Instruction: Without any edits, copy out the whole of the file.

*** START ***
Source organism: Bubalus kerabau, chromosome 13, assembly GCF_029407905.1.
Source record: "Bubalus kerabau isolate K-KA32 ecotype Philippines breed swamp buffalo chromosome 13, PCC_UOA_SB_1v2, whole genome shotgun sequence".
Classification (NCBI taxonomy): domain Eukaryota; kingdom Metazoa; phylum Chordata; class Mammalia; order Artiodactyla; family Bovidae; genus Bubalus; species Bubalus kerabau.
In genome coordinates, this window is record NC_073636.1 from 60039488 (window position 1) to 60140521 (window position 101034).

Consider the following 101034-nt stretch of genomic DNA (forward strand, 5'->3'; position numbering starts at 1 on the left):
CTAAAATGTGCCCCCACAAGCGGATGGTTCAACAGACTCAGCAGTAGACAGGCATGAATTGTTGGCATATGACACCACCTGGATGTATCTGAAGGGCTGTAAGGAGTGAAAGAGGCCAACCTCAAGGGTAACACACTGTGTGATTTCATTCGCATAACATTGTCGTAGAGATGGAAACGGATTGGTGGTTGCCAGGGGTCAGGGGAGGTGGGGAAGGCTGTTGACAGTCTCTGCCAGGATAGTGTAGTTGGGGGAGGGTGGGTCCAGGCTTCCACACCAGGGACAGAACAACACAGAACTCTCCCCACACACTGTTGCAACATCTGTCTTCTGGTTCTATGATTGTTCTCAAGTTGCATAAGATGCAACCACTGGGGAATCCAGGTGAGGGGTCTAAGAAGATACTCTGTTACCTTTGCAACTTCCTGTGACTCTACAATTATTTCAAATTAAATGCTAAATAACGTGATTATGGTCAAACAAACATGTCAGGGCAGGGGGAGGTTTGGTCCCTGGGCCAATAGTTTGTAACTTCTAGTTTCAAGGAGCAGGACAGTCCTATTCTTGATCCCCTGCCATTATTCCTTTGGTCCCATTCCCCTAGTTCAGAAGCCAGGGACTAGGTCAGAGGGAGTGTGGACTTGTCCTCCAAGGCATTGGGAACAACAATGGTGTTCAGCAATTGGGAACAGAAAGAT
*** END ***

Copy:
Source organism: Bubalus kerabau, chromosome 13, assembly GCF_029407905.1.
Source record: "Bubalus kerabau isolate K-KA32 ecotype Philippines breed swamp buffalo chromosome 13, PCC_UOA_SB_1v2, whole genome shotgun sequence".
Classification (NCBI taxonomy): domain Eukaryota; kingdom Metazoa; phylum Chordata; class Mammalia; order Artiodactyla; family Bovidae; genus Bubalus; species Bubalus kerabau.
In genome coordinates, this window is record NC_073636.1 from 60039488 (window position 1) to 60140521 (window position 101034).

Consider the following 101034-nt stretch of genomic DNA (forward strand, 5'->3'; position numbering starts at 1 on the left):
CTAAAATGTGCCCCCACAAGCGGATGGTTCAACAGACTCAGCAGTAGACAGGCATGAATTGTTGGCATATGACACCACCTGGATGTATCTGAAGGGCTGTAAGGAGTGAAAGAGGCCAACCTCAAGGGTAACACACTGTGTGATTTCATTCGCATAACATTGTCGTAGAGATGGAAACGGATTGGTGGTTGCCAGGGGTCAGGGGAGGTGGGGAAGGCTGTTGACAGTCTCTGCCAGGATAGTGTAGTTGGGGGAGGGTGGGTCCAGGCTTCCACACCAGGGACAGAACAACACAGAACTCTCCCCACACACTGTTGCAACATCTGTCTTCTGGTTCTATGATTGTTCTCAAGTTGCATAAGATGCAACCACTGGGGAATCCAGGTGAGGGGTCTAAGAAGATACTCTGTTACCTTTGCAACTTCCTGTGACTCTACAATTATTTCAAATTAAATGCTAAATAACGTGATTATGGTCAAACAAACATGTCAGGGCAGGGGGAGGTTTGGTCCCTGGGCCAATAGTTTGTAACTTCTAGTTTCAAGGAGCAGGACAGTCCTATTCTTGATCCCCTGCCATTATTCCTTTGGTCCCATTCCCCTAGTTCAGAAGCCAGGGACTAGGTCAGAGGGAGTGTGGACTTGTCCTCCAAGGCATTGGGAACAACAATGGTGTTCAGCAATTGGGAACAGAAAGAT